The Leader said that prominent in the agenda, for the next decade or so, should be town centre improvements, support for Small and Medium-sized Enterprises (SMEs) and Micro businesses, and a radical improvement in skills and education. The Council would resource this as best it could but there were also Government schemes in the pipeline for funding support, in which the criteria closely matched the priorities of the Council.
The Leader reminded Members that at the previous meeting he had acknowledged how much was owed to Council officers during the last year’s crisis and also the leadership role played by councillors. He said that moving into the second year he was sure the Council would want to go further and thank all those who had worked heroically for the public good in the last year. He said it could not be an exhaustive list, but first and foremost:
· all NHS and care workers;
· prison officers;
· refuse collectors;
· supermarket staff;
· the voluntary sector;
· community groups
· KCC and parish councils;
· faith groups;
· foodbanks; and
· individuals helping neighbours.
The Leader said the list was endless, but above all the Council must remember all those who had suffered from Covid-19. He said that Swale had recorded 13,246 cases from positive tests, some of whom were now afflicted by long covid; had 449 deaths; and the suffering being endured not just by the patients but also by friends and families. The Leader asked the Mayor to allow a minute’s silence to remember those who had suffered and those who had given so much to the local community.
The Mayor led the minute’s silence.
In response, the Leader of the opposition thanked the Leader for his update and said that everyone probably knew of someone who had died of Covid-19. He considered that people who had been involved in the vaccine programme, which had provided light at the end of the tunnel, should also be included in the list of thanks. The Leader of the opposition spoke about the success of remote meetings and the benefits of both remote and face-to-face meetings and considered that something in-between was probably the way forward. He agreed with the Leader that the Council should be able to determine what was right for Swale. The Leader of the opposition also agreed that development of education was key to Swale’s success and was pleased to see that Borden Grammar School were currently consulting on extending their offer to more young people in the local community.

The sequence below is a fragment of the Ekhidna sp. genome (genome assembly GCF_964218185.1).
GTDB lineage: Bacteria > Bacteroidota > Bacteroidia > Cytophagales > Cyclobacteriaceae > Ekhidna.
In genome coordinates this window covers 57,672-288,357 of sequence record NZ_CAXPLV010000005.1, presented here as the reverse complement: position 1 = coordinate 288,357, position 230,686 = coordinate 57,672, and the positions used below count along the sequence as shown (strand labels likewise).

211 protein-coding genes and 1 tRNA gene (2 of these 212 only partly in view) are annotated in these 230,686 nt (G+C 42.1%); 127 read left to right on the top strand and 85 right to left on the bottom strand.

Other Members raised points which included:
· A hybrid of virtual and physical meetings was the solution;
· public engagement had improved at council meetings since they had been held virtually;
· would be silly to lose all that had been learnt about holding remote meetings;
· disappointing that local government was in “limbo” about the way forward;
· it would be very difficult for parish councils to hold physical meetings given that most village halls were very small;
· welcomed any financial package from the government that could be sourced for work on a hybrid solution;
· needed to be mindful to stick to the distancing rules given that Covid-19 rates were rising in the Borough;
· unfair that parliament were still allowed to hold virtual meetings until June 2021, but not local government;
· the private sector functioned reasonably well by holding hybrid meetings so did not see why the public sector could not do the same;
· hybrid meetings could improve accessibility and reduce member travel expenses;
· agreed that it would be undemocratic to delegate decisions to officers and a single Cabinet Member;
· should get a quote for cost of installing the technology required to hold hybrid meetings;
· there was cross-party support to continue with remote meetings;
· it would be wrong and send out the wrong message if the Council were to start holding physical meetings at the present time;
· remote meetings added a fun, human element to proceedings; and
· the Council needed to encourage people to take-up the vaccine.
In response, the Leader thanked Members for their support. He warned that Covid-19 infection rates were increasing and he was concerned that many people in Swale were not taking-up the offer of a vaccine. The Leader said that it was important that the Council pushed Government for a permanent decision and legislation in respect of remote meetings.